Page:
Re: Invitation to contribute to book for beginning teachers
Posted:
Jul 10, 2013 10:32 AM


> > On Jul 9, 2013, at 11:10 AM, Richard Strausz > <Richard.Strausz@farmington.k12.mi.us> wrote: > > > I recommend that beginning math teachers find some > teacher blogs to follow and participate with. > > > > Here is an algebrarelated post to check out with > links to a number of others: > > > > http://blog.mrmeyer.com/?p=17391 > > > > Richard > > > > I think you mean dejected math teachers, not > beginning math teachers. > > For example, the post you referenced is just another > example of Dan taking an algebra problem from a > textbook, removing the algebra, having the students > apply arithmetic, and never returning to the algebra. > > The original problem gave two real world scenarios > that can be modeled with linear equations and then > asked the student to... > > 1. Model the two scenarios with linear equations. > 2. Graph them. > 3. Solve them (as a system of equations). > 4. Identify the solution with the graph. > 5. Explain what all of this means. > > This is algebra and it involves translating > quantitive situations into mathematical (symbolic) > expressions and manipulating those expressions as a > means to an end. In this case, the big idea is the > ability to see that while a single expression is > insufficient information for a solution, multiple > expressions is. The second big idea is the algebraic > sense to see why this is true through manipulation > and substitution. > > Instead, as he always does, Dan removes ALL of that > algebra and replaces it with an exercise involving > guessing and arithmetic. He calls this "lowering the > floor on the task". But what task is he lowering the > floor on? The task of determining which cable company > is the cheapest? Hardly, and besides, any real > teacher can see that this wasn't even the point or > the task of this exercise. Dan is lowering the floor > on HIS task. Dan is lowering the floor on the task of > teaching algebra to his students. The main gist of > his argument for doing so is that students are simply > too stupid and too uninterested to understand > algebraic reasoning or its purpose. And judging from > his own poor understanding of the art, he shares > their angst. > > Is this really what you want to tell a beginning math > teacher? > > I would think a teacher would have to have several > years of experience getting the short straw and > teaching the hardest groups of students before they > get this dejected about teaching algebra. > > Bob Hansen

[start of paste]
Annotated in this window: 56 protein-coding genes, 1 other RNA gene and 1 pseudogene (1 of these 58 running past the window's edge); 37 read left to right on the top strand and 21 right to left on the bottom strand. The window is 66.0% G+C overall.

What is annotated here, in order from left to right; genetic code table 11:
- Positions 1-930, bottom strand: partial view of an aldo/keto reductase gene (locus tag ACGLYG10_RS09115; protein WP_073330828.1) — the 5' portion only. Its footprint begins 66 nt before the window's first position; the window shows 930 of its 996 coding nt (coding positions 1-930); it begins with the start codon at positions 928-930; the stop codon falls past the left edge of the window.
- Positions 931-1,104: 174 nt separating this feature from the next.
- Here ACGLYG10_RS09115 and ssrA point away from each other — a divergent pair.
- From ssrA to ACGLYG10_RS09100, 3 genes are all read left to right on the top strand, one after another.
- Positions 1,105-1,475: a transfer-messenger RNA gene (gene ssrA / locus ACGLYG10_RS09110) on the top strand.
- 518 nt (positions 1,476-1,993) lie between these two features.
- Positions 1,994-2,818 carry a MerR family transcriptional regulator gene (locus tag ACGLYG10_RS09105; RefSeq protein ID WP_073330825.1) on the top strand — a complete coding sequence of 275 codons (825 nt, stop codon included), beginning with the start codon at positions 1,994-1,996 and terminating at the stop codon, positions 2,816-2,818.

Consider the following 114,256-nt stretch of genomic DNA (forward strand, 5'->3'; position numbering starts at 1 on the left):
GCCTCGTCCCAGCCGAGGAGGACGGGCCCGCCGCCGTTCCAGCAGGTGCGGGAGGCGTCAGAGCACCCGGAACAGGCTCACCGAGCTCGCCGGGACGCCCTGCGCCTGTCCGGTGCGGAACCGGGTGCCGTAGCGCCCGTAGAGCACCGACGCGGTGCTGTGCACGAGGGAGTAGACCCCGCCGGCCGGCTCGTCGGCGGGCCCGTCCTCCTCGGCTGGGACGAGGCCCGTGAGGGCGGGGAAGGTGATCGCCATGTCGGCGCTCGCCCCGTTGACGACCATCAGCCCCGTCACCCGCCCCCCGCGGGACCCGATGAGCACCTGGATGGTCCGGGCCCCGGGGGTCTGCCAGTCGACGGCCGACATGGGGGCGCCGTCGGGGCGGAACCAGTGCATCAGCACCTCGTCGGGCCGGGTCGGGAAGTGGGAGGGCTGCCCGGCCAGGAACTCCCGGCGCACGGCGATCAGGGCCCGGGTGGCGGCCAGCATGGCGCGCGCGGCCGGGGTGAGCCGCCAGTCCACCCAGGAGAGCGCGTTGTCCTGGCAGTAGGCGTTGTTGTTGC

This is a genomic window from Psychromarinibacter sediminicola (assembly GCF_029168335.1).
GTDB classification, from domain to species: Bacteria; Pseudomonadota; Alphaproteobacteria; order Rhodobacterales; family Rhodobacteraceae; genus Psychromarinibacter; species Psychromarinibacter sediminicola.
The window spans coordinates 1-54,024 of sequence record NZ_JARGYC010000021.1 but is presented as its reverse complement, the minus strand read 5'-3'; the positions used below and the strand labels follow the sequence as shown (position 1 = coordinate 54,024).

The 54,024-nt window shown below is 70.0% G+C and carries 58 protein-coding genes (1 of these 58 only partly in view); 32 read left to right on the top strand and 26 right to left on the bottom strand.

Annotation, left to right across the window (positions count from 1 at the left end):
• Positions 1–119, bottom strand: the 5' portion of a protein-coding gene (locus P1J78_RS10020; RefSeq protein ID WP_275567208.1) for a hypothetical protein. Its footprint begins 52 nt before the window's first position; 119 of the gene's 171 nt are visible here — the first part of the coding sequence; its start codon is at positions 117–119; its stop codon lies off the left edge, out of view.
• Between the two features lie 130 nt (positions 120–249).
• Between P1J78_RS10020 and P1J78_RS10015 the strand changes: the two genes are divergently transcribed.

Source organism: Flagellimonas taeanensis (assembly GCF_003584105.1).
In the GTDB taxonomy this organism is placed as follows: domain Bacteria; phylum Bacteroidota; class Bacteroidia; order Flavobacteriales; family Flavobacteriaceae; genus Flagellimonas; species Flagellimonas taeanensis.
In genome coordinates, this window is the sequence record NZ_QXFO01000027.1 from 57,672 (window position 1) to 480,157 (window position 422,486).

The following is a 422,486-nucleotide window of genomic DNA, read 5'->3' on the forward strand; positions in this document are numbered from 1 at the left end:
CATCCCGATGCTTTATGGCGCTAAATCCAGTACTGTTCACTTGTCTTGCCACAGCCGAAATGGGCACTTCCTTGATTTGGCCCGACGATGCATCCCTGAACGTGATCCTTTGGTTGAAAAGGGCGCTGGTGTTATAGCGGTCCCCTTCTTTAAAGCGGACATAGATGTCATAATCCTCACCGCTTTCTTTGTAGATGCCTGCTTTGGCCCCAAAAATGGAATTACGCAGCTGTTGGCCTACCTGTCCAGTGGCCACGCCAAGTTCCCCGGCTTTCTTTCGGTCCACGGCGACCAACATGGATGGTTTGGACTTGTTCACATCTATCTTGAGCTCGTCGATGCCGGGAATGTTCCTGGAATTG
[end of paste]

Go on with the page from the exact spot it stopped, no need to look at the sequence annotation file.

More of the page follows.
Do you have any blogs, books or other suggestions for a new teacher? If so, please add them to this section.
Thanks  Richard